Just over a month ago, we wrote about a new verification requirement in the form of a notarized letter for new entities registering on SAM.gov, a registration that is required for companies that do business with the federal government. At that time, the requirement was only applicable to new registrations. However, according to an April 26, 2018, update on GSA’s website, the requirement is now applicable to “existing registrations being updated or renewed in SAM,” effective April 27, 2018.

As discussed in the prior blog, the requirement for an original, signed, and notarized letter identifying the authorized Entity Administrator for the entity associated with the DUNS numbers was put into effect to reduce the amount of suspected fraudulent activity in SAM.gov. If your company’s registration was thought to have been affected by the fraudulent activity, you should have already been notified, and your account should have been deactivated. Still, we encourage all entities registered in SAM to review their registration information, particularly their financial information.

If you are seeking to register a new entity, to reactivate your account, or to update or renew your existing registration, you must now follow the notarized letter process. The criteria for the notarized letter are explained on the Federal Service Desk’s (“FSD”) website, and FSD has templates that can be accessed through this link. It is critical to follow the templates when composing the letter and to ensure that all information therein is accurate. According to FSD’s website, the main causes of rejection of a letter are failure to include a statement clarifying the account administration preference, information in the letter that does not match the information in SAM.gov, and failure to include all nine digits of the DUNS number. If your letter is rejected, you will be required to submit another notarized hard copy.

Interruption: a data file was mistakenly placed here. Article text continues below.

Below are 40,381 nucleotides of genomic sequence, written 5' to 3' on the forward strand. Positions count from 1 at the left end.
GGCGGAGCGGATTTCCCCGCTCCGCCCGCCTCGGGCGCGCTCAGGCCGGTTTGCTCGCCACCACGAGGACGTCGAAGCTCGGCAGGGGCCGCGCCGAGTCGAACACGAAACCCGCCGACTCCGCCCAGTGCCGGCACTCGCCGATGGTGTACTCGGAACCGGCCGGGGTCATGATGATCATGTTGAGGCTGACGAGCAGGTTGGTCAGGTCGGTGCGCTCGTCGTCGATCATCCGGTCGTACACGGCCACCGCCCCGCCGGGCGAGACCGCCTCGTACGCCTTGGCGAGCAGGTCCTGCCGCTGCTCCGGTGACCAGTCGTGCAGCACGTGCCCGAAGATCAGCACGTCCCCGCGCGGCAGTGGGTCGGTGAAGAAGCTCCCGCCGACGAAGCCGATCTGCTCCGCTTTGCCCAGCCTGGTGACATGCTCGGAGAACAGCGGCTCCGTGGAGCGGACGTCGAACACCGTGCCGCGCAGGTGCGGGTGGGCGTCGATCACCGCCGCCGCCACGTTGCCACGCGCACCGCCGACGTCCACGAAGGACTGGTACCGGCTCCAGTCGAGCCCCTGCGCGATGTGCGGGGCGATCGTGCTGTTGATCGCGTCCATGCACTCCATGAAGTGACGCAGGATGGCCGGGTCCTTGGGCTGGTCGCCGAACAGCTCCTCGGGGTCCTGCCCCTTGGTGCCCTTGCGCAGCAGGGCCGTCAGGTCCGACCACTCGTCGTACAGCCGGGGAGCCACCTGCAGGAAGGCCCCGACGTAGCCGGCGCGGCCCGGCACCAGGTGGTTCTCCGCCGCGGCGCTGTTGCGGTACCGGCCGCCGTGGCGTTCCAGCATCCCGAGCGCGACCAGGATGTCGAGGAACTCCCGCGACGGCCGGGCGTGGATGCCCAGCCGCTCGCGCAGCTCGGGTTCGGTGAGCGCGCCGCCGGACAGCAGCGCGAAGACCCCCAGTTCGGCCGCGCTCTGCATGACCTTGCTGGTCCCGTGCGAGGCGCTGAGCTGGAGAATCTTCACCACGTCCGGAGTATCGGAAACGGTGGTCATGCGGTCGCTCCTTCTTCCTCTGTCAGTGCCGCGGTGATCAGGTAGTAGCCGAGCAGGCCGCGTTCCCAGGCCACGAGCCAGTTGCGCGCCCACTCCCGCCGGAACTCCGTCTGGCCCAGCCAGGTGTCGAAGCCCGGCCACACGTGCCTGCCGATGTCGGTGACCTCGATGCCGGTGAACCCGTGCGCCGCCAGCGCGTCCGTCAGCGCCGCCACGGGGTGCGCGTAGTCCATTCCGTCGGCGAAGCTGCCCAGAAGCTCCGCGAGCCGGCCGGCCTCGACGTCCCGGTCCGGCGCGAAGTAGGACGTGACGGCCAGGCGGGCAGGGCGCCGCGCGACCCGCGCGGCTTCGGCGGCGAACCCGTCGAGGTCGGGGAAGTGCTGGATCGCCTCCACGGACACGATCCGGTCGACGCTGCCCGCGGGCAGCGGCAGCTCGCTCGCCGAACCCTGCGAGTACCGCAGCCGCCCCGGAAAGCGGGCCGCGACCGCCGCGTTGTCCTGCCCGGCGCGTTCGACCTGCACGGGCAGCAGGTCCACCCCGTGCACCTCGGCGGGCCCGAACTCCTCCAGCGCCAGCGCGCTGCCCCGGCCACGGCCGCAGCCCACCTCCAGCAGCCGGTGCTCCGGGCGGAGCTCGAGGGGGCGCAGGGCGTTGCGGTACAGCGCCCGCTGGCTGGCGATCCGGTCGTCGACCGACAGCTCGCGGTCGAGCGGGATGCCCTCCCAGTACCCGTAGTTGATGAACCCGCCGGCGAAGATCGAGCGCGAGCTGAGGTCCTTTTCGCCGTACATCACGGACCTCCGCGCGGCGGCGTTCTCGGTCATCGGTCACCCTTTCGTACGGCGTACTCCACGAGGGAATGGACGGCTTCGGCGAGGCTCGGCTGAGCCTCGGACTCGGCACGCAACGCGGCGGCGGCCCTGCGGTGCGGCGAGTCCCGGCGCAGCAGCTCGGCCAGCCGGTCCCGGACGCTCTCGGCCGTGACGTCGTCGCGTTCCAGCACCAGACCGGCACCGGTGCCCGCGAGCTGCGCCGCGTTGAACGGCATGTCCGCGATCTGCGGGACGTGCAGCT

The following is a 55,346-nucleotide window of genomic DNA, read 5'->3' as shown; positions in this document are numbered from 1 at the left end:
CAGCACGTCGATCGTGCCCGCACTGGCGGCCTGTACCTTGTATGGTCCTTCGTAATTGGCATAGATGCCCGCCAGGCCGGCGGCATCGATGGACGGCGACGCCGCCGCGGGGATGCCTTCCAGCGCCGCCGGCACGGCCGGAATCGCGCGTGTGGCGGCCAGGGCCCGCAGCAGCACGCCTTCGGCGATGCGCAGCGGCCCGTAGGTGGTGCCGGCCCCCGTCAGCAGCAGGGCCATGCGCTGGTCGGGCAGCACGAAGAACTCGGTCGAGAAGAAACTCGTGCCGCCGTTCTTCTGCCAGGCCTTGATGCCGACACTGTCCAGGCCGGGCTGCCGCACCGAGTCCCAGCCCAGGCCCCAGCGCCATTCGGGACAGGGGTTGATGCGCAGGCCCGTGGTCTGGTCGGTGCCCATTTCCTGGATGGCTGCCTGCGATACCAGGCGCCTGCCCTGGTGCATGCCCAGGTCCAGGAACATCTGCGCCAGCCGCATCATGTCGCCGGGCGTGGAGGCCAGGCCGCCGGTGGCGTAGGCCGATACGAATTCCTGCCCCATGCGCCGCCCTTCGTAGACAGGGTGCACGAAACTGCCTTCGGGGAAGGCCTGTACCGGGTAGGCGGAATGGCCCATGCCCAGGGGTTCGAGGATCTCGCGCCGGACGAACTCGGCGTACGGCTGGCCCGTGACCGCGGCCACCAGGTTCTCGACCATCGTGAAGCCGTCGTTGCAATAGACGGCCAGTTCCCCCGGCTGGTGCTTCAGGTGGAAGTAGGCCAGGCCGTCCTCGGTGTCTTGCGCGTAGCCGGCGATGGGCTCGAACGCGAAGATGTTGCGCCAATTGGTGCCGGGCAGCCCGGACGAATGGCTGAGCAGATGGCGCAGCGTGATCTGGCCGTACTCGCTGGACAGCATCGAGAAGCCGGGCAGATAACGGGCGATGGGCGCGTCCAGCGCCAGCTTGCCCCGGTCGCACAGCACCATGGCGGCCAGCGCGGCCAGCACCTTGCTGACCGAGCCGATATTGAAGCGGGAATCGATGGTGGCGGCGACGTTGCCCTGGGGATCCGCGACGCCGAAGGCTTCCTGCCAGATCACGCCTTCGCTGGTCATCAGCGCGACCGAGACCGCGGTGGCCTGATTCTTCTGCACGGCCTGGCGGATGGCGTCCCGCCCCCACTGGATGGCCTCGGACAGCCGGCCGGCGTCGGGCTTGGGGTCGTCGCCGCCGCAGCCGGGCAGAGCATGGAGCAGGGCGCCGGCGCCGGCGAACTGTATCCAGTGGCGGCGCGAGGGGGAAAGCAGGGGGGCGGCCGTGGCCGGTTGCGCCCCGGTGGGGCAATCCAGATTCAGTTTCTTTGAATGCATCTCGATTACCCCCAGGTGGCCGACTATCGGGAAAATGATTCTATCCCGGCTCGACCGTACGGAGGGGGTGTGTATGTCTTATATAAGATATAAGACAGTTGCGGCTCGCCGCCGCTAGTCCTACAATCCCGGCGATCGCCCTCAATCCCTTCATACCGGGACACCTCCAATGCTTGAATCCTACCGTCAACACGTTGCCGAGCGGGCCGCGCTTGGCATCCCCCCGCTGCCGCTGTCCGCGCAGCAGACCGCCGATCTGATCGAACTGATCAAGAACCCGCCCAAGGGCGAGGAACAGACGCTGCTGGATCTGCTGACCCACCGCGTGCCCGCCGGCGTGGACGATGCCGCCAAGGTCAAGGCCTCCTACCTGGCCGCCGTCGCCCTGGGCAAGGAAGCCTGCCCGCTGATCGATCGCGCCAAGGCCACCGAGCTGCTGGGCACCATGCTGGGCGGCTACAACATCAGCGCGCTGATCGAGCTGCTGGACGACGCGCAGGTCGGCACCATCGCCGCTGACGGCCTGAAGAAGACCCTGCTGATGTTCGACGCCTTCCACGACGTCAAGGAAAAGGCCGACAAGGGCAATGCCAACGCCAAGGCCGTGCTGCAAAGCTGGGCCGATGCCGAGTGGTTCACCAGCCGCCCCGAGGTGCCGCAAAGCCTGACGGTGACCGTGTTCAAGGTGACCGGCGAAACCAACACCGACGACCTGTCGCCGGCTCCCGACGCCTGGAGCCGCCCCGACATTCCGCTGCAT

Understanding the additional time that this verification process will add to new and existing registrations is important as the letter must be mailed to FSD, processed, and approved. It is still unclear exactly how much time this process will add to new and existing registrations. You should build in as much time as possible for this process to ensure that your SAM registration is not only active prior to award but, as of April 27, 2018, to ensure that your registration does not expire so that you may continue to receive payments.

If you have any questions regarding the SAM.gov registration process, update, or renewal requirements or if you would like assistance with the notarized letter process, please do not hesitate to contact us.

About the Author: Meghan Leemon is an associate with PilieroMazza in the Government Contracts Group at our Colorado office. She may be reached at [email protected].